Another major finding of this study was that training loads were greatest 4 days before matches (MD-4) with selected metrics approaching competition loads. Interestingly, these studies' training time for MD-4 was ∼12 minutes lower than that reported within the literature (43). Moreover, metrics such as TD, HSR, SPR, and ACC also differed substantially from those reported by others across various stages of the training week (43). This is probably because of variations in the competitive standards of players and the training methodologies used across studies. But despite these possible differences in the training methodology, this study still found that the central component of the microcycle produced the greatest load, resulting in a marked difference from MD-2 and MD-1, a finding supported by a plethora of literature (3,40,43). Varying training parameters in this way seems to be the preferred practice for attempting to optimize physiological adaptations and the performance of elite players (28,30,40). This was very evident when observing the CV for weekly training sessions, as this ranged ∼40% for players when averaged across all metrics and positions in MD-3 and MD-4. Although these are the most intense sessions within the microcycle, whereby players are expected to produce repeated intense efforts, variation was still present, as the coaches constantly adjusted sessions because of the players' schedule, physical recovery status, and conditioning requirements for that week. Moreover, HSR and SPR distances are the metrics illustrating the most variability within the microcycle (>80%), which is consistent with the variability found in SSG formats (60–140%) (2) but lower than competition variability (20–30%) (14,16). The large variability in load across sessions and metrics seems to be a combination of the inherent unpredictable nature of game-based training and the strategies used by coaches to vary the stimulus for players to create training adaptations.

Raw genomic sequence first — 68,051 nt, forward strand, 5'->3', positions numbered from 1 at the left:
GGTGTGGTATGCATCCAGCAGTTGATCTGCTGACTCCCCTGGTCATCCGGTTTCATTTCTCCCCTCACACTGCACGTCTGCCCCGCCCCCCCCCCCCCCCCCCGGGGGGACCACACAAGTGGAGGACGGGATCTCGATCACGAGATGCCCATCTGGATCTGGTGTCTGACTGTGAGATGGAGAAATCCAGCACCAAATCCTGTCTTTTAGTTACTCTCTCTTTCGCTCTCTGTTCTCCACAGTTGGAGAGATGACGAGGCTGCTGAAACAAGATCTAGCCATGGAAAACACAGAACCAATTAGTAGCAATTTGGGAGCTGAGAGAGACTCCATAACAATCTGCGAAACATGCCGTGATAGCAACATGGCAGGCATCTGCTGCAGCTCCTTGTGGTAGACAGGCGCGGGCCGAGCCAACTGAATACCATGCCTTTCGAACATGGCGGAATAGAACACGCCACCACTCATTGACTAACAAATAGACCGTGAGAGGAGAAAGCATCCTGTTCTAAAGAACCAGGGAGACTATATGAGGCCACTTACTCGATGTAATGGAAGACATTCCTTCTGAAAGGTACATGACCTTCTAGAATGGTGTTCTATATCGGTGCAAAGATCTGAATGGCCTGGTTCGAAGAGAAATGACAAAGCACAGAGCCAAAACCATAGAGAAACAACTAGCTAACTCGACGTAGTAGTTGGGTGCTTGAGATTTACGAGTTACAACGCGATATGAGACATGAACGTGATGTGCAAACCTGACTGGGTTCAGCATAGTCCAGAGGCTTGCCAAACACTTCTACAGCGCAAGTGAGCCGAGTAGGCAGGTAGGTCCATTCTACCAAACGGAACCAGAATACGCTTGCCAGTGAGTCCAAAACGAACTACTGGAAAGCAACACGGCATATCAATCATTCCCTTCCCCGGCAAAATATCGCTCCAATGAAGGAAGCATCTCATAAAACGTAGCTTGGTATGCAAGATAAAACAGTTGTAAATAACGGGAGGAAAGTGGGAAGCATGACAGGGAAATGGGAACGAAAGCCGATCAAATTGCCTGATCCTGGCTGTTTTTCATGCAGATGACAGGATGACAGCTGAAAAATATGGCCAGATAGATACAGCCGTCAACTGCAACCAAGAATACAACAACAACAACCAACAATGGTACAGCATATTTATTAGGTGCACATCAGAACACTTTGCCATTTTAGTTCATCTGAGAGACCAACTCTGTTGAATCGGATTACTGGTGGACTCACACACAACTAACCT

The tactical role of a player seems to be a powerful determinant of their match physical performance, so it is imperative that the conditioning stimulus has a positional element to it (15,17,21). In this study, the distance covered in HSR and SPR for MD-4 and MD-3 clearly demonstrated positional variation, whereby FB produced the greatest load and the lowest CV within the microcycle. This would be advantageous for FB to enable them to cope with modern game requirements because they cover a greater proportion of HSR and SPR in activities such as running the channel and overlapping than other positions (9). Moreover, HSR and SPR distance by FB has increased by ∼40% in European leagues in the past decade (6), as a dual role requires them to be defensive out of possession but conduct offensive in possession actions such as overlapping to cross. Similarly, FW and OMF demonstrated ACC and DEC loads in MD-4 and MD-3 that were closest to competition values. Both of these offensive positions are expected to ACC and DEC rapidly while dribbling, running in behind, and breaking into the box, which are activities to exploit space to score and create opportunities for teammates (9). Thus, it seems that the positional stimulus at MD-4 and MD-3 is particularly preparing FB, FW, and OMF for their distinct tactical roles.